Are you wondering which Facebook ad placements you should choose? Looking for some guidance to improve your ad performance?
In this article, you’ll find a guide to all of Facebook’s advertising placements and discover how to edit your placements to deliver the best results for your campaign.
What Is Facebook Ad Placement?
Facebook calls the different places in which they can show your ads placements. You set your placement at the ad set level of your campaign, and depending on your campaign objective, your ads can appear on Facebook, Instagram, Audience Network, and/or Messenger. These are known as platforms and within each platform are a series of placements.
You can currently choose from 15 different placement options. Facebook has updated how they group placements so they’re easier to understand.
Placements are now grouped by how people will experience your ad across platforms. To illustrate, if you select Stories placements, your stories ads on Facebook, Instagram, and Messenger will have a similar user experience. The same goes for Facebook and Instagram feeds placements.
Let’s look at each placement option in turn.
#1: Facebook News Feed Placement
With the Facebook news feed placement, your ads appear in the desktop news feed and/or the mobile news feed. Mobile news feeds include people accessing Facebook via a browser or the native smartphone app.
When you hover over this option at the ad set level, you’ll see an example ad to give you an idea of what ads look like using this placement.
This is one of the original placement options. Because it’s the most popular and effective among advertisers, it can also be the most expensive in terms of cost per mille (CPM), which is a measure of how much it costs per 1,000 ad impressions.
#2: Instagram Feed Placement
Next is the Instagram feed placement. Here your ads appear in the desktop feed (for laptop or desktop computer users) and your feed on mobile (for people accessing Instagram via the app or a mobile web browser).
With more than 1 billion active monthly users, this is now the second most effective placement option if your target audience is active on Instagram. You want to run this alongside your Facebook feed placement and then break down your campaign and ad data by placement (as explained later in this article) to see the one that generates the best results.
#3: Facebook Marketplace Feed Placement
Facebook Marketplace is a new ad placement compared to the others in the feeds category. With this placement, your ads appear on the Marketplace home page or when someone browses Marketplace in the Facebook app on their phone.
Ads in Marketplace also appear in the news feed. It’s not currently possible for an ad to only appear in Marketplace.
Marketplace is a great option for eCommerce companies that know that their target audiences shop for local deals on low- to mid-price items. This isn’t the placement for high-value items or service-based businesses.
#4: Facebook Suggested Videos and Facebook Watch Feeds Placements
With this campaign placement, your ads appear in the video feed on Facebook—specifically, the suggested videos feed and the Facebook Watch feed.
Video is the most effective content type to gather low-cost, high-quality engagement and build a warm audience of people you can then remarket to with new ad campaigns.
This is a great placement option when you’re running video content to cold audiences alongside the Facebook and Instagram feed placements.
#5: Facebook Right Column Sponsored Placement
Facebook right column is one of the least used placements. Your ads appear in the right column across Facebook to people browsing on desktop only.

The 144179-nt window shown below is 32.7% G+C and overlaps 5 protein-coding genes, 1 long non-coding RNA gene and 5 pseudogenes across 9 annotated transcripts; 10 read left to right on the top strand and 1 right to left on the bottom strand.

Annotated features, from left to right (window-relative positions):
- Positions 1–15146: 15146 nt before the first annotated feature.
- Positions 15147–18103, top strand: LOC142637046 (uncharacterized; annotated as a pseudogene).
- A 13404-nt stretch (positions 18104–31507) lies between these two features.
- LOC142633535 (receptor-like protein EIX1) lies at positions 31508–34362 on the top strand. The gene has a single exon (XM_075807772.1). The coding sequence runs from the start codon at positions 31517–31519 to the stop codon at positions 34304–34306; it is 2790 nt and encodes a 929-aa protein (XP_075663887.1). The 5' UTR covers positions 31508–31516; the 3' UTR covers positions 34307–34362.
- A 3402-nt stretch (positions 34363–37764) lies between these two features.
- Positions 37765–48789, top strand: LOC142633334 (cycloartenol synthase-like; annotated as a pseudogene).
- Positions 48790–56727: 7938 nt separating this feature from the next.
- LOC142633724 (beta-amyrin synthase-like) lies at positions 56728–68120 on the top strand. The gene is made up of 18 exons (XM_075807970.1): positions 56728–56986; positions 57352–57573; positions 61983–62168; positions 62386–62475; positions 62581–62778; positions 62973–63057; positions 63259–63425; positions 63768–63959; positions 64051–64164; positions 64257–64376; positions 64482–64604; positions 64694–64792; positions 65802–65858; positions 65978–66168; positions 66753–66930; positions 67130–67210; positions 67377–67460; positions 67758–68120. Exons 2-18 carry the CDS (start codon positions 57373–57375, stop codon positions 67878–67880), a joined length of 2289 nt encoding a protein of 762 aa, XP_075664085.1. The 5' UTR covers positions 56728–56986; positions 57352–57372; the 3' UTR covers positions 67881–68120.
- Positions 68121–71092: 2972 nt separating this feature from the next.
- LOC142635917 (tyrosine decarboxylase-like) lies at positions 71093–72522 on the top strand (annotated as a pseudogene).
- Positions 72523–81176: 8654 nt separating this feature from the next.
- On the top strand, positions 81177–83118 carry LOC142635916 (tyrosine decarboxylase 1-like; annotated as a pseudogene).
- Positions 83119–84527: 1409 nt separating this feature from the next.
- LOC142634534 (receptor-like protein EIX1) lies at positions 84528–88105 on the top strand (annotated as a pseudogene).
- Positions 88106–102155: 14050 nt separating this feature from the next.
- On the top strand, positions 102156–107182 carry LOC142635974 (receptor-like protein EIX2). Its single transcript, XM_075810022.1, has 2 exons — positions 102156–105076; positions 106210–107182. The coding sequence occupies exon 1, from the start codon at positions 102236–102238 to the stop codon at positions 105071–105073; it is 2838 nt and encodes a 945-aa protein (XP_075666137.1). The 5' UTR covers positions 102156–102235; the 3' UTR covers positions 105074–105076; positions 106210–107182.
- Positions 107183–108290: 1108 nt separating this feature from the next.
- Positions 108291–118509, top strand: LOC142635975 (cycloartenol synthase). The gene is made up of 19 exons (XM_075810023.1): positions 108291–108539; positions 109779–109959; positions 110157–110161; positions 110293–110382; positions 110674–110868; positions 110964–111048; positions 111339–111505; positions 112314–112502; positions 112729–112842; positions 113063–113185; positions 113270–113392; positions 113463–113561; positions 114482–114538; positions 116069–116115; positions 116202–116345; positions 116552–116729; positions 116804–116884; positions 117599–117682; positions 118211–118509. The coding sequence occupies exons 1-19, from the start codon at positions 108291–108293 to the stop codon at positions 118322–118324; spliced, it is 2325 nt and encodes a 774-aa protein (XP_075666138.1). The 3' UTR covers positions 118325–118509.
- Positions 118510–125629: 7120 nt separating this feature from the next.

This placement is best used for remarketing campaigns targeting hot audiences of website traffic to put you top-of-mind alongside the feed placement. Because this is a desktop-only placement and the majority of your reach will be on mobile, you’ll find that it won’t get that much reach compared with feeds on mobile.
#6: Messenger Inbox Feed Placement
Last in the feeds category is the Messenger inbox placement. Here your ads appear on the Messenger Home tab between conversations.
This is a new placement option and the audience response hasn’t been as strong as feeds placements. This is because ads in Messenger feel more intrusive due to the one-to-one nature of messaging compared with the continuous content scroll found in the news feed.
When people click on an ad, they’ll be sent to a detailed view within Messenger that shows your full ad with your call-to-action (CTA) button, which directs users to the link destination you set when creating your ad.
#7: Stories Feed Placement for Facebook, Instagram, and Messenger
The Stories placement is currently one of the most underpriced placements on Facebook and Instagram. The organic use of the Stories feature is growing rapidly with over 500 million people using it every day.
Within the Stories placement, there are three further platform options: Facebook, Instagram, and Messenger Stories. The most common placement of the three is Instagram because that’s where the feature originated (well, technically, it was Snapchat and then Facebook copied and improved it).
The recommended optimal ad creative dimension is full-screen vertical images or videos (9:16), which appear when switching stories from one user to another.
#8: Facebook In-Stream Videos Placement
With the Facebook in-stream videos placement, your ads will appear before, during, or after video content. As covered earlier, video content is more popular than ever, which is why Facebook launched Watch and IGTV to capitalize on this movement and take on YouTube.
It’s no surprise to see in-stream videos as a placement option because it’s almost identical to the in-stream video placement on YouTube.
The Facebook in-stream videos placement allows you to deliver 5- to 15-second video ads to people watching videos on Facebook and through the Audience Network. With the very short video length requirements, your video creative needs to grab attention immediately and keep the overall messaging concise.
One of the issues with the in-stream placement is that you’re interrupting someone who has already taken an action to watch a video; therefore, your engagement rate won’t be as high when compared to the feeds placement, for instance.
#9: Messenger Sponsored Messages Placement
Not to be confused with the Messenger inbox placement in the feeds category, the Messages placement involves creating message ads.
Get Expert Social Media Marketing Training!
Want to keep ahead of your competitors? Need to master a social platform? Discover how to improve your social media marketing at Social Media Marketing World 2020, brought to you by your friends at Social Media Examiner. You’ll rub shoulders with the biggest names and brands in social media, soak up countless tips and new strategies, and enjoy extensive networking opportunities . Don’t miss the industry’s largest conference. Get in early for big discounts.